As organizations continue to rely on data to make key business decisions, they must establish a robust data management plan to ensure that data across their organization is handled consistently and not misused. Businesses that successfully define who, where, what, when, why, and how of their data can derive valuable outcomes and improve business performance.
This process of managing the availability, integrity, and security of enterprise data is termed data governance. Effective data governance also helps businesses address data privacy and security issues that are increasingly taking center stage with rising data breaches over the past several years.
Let’s explore how businesses can build a robust data governance framework and follow best practices to maintain compliance across shifting data privacy laws and regulations.
Data Privacy Regulations and Data Governance
Several data privacy laws are already in place across different countries that restrict businesses from using sensitive customer data. As new threats emerge, these laws will continue to evolve, and more new regulations will likely come into force.
While adhering to the new laws may seem straightforward from the outside, the reality is that most organizations lack historical knowledge about their data assets. Moreover, for many, the data assets are spread out across different technological landscapes. In addition, there are some businesses that generate large amounts of data every day, making it difficult for them to efficiently fulfill the requests from regulators.
For example, Article 16 of the EU’s General Data Protection Regulation (GDPR) mandates businesses to correct inaccurate or incomplete customer data without any delay. However, many organizations overlook the importance of this data validation. Similarly, in the US, the recently introduced California Consumer Privacy Act (CCPA) imposes substantial responsibilities on organizations collecting personal information from a California resident. The privacy law mandates that organizations store personally identifiable information (PII) only as long as it’s needed for a specified purpose. If customers no longer want the enterprise to store their data, the enterprise must delete it permanently.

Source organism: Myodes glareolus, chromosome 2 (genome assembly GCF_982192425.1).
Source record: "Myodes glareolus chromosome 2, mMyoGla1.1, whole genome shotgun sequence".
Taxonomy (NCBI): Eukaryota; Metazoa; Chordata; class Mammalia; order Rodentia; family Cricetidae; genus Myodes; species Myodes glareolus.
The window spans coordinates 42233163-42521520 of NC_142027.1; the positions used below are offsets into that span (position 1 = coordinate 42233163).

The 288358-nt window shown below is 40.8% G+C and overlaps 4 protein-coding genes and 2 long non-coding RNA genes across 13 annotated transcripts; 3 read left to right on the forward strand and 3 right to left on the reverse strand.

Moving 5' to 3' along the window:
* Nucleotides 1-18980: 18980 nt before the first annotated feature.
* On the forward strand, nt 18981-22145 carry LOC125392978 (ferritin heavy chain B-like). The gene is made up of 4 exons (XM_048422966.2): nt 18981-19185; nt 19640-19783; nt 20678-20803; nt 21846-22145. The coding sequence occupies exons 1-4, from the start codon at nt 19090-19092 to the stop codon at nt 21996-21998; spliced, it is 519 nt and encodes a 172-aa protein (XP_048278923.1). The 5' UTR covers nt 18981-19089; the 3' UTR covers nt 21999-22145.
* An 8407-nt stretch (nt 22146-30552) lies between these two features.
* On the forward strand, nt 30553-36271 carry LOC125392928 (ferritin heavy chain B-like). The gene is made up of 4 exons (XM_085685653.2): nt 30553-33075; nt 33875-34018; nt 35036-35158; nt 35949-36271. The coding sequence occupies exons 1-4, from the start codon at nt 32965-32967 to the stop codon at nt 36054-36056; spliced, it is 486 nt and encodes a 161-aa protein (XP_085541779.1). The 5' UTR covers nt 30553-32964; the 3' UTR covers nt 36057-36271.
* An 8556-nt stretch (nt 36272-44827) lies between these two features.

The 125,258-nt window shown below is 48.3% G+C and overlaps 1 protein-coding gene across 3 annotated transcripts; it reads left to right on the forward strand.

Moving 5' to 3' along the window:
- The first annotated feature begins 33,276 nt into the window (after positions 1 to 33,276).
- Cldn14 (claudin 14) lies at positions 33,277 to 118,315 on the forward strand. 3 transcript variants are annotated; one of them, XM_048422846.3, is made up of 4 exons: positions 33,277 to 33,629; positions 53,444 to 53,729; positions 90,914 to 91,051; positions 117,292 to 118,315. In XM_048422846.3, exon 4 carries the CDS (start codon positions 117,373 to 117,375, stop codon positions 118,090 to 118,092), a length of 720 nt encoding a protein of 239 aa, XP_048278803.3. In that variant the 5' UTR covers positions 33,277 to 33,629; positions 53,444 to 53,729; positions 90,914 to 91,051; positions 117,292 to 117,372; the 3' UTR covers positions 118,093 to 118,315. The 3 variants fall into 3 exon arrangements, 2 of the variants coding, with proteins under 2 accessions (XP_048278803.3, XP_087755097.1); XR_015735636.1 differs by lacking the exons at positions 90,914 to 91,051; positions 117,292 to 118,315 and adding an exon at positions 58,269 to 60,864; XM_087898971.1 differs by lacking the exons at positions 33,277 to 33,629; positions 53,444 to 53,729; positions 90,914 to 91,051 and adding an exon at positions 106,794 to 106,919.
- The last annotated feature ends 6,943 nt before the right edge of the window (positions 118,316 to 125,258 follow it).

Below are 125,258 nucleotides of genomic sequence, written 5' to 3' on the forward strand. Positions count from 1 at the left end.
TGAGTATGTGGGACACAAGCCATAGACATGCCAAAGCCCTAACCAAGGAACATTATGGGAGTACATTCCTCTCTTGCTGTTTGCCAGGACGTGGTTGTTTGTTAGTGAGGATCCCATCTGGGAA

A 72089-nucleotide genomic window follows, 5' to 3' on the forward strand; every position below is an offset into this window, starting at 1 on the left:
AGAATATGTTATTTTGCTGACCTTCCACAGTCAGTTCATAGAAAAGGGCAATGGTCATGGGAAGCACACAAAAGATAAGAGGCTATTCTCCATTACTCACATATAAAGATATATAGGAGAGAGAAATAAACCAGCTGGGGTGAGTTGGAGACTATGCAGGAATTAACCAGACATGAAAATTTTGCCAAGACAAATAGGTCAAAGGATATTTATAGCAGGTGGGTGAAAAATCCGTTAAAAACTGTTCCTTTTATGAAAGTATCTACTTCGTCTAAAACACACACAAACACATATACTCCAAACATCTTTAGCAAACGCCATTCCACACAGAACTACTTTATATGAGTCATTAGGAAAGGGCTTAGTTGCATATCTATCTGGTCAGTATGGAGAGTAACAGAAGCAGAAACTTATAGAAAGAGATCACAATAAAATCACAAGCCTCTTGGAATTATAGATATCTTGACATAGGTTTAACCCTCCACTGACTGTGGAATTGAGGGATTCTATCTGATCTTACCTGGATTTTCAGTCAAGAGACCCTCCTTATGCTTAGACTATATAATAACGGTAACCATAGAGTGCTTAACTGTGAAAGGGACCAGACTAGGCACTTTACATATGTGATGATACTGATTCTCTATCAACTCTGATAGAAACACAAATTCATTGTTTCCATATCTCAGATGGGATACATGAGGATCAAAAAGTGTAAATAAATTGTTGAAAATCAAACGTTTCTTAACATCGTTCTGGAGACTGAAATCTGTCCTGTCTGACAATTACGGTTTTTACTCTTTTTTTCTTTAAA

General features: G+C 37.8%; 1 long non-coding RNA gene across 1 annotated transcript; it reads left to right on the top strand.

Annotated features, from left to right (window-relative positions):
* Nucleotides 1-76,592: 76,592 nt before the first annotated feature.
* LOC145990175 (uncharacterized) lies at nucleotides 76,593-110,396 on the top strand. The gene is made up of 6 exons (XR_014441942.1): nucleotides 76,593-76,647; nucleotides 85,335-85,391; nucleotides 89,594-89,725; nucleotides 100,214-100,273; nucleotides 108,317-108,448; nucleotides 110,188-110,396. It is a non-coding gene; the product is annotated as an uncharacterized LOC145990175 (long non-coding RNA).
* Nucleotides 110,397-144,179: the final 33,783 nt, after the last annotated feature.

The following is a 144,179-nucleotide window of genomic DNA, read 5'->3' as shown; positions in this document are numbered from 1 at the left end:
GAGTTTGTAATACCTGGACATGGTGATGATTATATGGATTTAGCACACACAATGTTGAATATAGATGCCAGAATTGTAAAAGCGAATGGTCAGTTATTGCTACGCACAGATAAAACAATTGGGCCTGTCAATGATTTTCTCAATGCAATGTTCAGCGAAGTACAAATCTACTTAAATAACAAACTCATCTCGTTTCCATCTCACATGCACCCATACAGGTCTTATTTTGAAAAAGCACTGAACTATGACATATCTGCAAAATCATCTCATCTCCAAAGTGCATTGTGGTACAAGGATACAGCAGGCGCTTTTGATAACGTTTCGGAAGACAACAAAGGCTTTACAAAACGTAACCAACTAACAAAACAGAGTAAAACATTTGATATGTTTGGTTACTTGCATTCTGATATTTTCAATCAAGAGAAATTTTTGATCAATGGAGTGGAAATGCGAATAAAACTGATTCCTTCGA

However, such a task is challenging since personal data may reside across multiple sources. In addition, there can be proximity data, such as IP addresses and cookie settings, that may require cataloging and categorization to identify the data’s availability, usage, and context.
Despite the complexity in tracking down the customer data scattered across siloed systems, regulators hold businesses accountable and require them to modify customer data as and when needed. Without end-to-end visibility, organizations cannot guarantee data quality or compliance. What businesses need is a unified view of customer data that they can trust for decision-making and quickly respond to evolving regulatory requirements.
Enterprises can overcome these challenges by developing a mature data governance framework that helps them stay compliant with these laws, and at the same time, enable them to leverage data for better business outcomes.
Also read: Why You Should Hire a Chief Data Officer
Building a Data Governance Framework for Regulatory Compliance
The definition of a data governance framework is to establish a set of rules and policies to manage, utilize, and protect enterprise data effectively. However, in the context of evolving regulatory requirements, a data governance framework must also support the demands of regulators and facilitate faster response to imminent regulatory and privacy threats.
Regardless of your industry, if you’re looking to implement a data governance framework for your organization, here are some of the essential steps you should follow.
Define Data Governance Goals
The first step to building a data governance framework for your enterprise is to establish clear goals. Why do you need governance in the first place? When you have clarity from the beginning, it becomes easier to get through the rest of the implementation process.